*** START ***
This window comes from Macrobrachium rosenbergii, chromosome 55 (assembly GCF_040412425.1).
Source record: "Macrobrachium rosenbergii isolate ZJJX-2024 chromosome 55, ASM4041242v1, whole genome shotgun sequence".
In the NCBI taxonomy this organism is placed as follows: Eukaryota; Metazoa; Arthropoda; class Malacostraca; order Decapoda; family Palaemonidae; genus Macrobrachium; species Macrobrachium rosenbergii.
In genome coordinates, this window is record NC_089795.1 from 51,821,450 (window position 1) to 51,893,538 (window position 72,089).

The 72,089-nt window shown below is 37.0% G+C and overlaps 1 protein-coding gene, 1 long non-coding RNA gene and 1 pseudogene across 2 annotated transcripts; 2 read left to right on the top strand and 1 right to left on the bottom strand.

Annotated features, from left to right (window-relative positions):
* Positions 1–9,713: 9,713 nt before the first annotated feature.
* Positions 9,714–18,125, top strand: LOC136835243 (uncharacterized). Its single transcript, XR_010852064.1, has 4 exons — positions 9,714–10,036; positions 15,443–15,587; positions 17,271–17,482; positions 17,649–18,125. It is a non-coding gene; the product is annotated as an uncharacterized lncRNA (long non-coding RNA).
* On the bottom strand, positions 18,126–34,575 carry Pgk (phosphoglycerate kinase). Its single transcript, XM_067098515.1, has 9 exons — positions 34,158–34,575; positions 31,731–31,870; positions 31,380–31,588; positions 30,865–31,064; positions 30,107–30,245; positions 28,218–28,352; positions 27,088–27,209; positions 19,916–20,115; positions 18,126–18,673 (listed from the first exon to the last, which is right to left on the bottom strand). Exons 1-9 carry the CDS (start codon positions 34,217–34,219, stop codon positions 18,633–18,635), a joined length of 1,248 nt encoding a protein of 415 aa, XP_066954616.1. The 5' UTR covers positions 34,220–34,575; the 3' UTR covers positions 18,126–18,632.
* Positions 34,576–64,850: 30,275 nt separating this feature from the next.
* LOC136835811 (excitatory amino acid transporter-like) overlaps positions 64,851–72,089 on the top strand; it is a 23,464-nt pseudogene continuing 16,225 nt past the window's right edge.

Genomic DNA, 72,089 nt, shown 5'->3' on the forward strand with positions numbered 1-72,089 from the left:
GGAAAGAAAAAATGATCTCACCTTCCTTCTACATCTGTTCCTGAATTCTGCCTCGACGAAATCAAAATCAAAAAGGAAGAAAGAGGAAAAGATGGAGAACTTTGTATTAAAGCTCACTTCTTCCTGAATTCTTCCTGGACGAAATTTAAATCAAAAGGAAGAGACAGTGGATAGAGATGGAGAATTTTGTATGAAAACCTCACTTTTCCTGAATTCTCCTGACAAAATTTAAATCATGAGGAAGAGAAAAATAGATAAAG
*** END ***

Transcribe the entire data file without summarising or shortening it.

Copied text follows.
This window comes from Macrobrachium rosenbergii, chromosome 55 (assembly GCF_040412425.1).
Source record: "Macrobrachium rosenbergii isolate ZJJX-2024 chromosome 55, ASM4041242v1, whole genome shotgun sequence".
In the NCBI taxonomy this organism is placed as follows: Eukaryota; Metazoa; Arthropoda; class Malacostraca; order Decapoda; family Palaemonidae; genus Macrobrachium; species Macrobrachium rosenbergii.
In genome coordinates, this window is record NC_089795.1 from 51,821,450 (window position 1) to 51,893,538 (window position 72,089).

The 72,089-nt window shown below is 37.0% G+C and overlaps 1 protein-coding gene, 1 long non-coding RNA gene and 1 pseudogene across 2 annotated transcripts; 2 read left to right on the top strand and 1 right to left on the bottom strand.

Annotated features, from left to right (window-relative positions):
* Positions 1–9,713: 9,713 nt before the first annotated feature.
* Positions 9,714–18,125, top strand: LOC136835243 (uncharacterized). Its single transcript, XR_010852064.1, has 4 exons — positions 9,714–10,036; positions 15,443–15,587; positions 17,271–17,482; positions 17,649–18,125. It is a non-coding gene; the product is annotated as an uncharacterized lncRNA (long non-coding RNA).
* On the bottom strand, positions 18,126–34,575 carry Pgk (phosphoglycerate kinase). Its single transcript, XM_067098515.1, has 9 exons — positions 34,158–34,575; positions 31,731–31,870; positions 31,380–31,588; positions 30,865–31,064; positions 30,107–30,245; positions 28,218–28,352; positions 27,088–27,209; positions 19,916–20,115; positions 18,126–18,673 (listed from the first exon to the last, which is right to left on the bottom strand). Exons 1-9 carry the CDS (start codon positions 34,217–34,219, stop codon positions 18,633–18,635), a joined length of 1,248 nt encoding a protein of 415 aa, XP_066954616.1. The 5' UTR covers positions 34,220–34,575; the 3' UTR covers positions 18,126–18,632.
* Positions 34,576–64,850: 30,275 nt separating this feature from the next.
* LOC136835811 (excitatory amino acid transporter-like) overlaps positions 64,851–72,089 on the top strand; it is a 23,464-nt pseudogene continuing 16,225 nt past the window's right edge.

Genomic DNA, 72,089 nt, shown 5'->3' on the forward strand with positions numbered 1-72,089 from the left:
GGAAAGAAAAAATGATCTCACCTTCCTTCTACATCTGTTCCTGAATTCTGCCTCGACGAAATCAAAATCAAAAAGGAAGAAAGAGGAAAAGATGGAGAACTTTGTATTAAAGCTCACTTCTTCCTGAATTCTTCCTGGACGAAATTTAAATCAAAAGGAAGAGACAGTGGATAGAGATGGAGAATTTTGTATGAAAACCTCACTTTTCCTGAATTCTCCTGACAAAATTTAAATCATGAGGAAGAGAAAAATAGATAAAG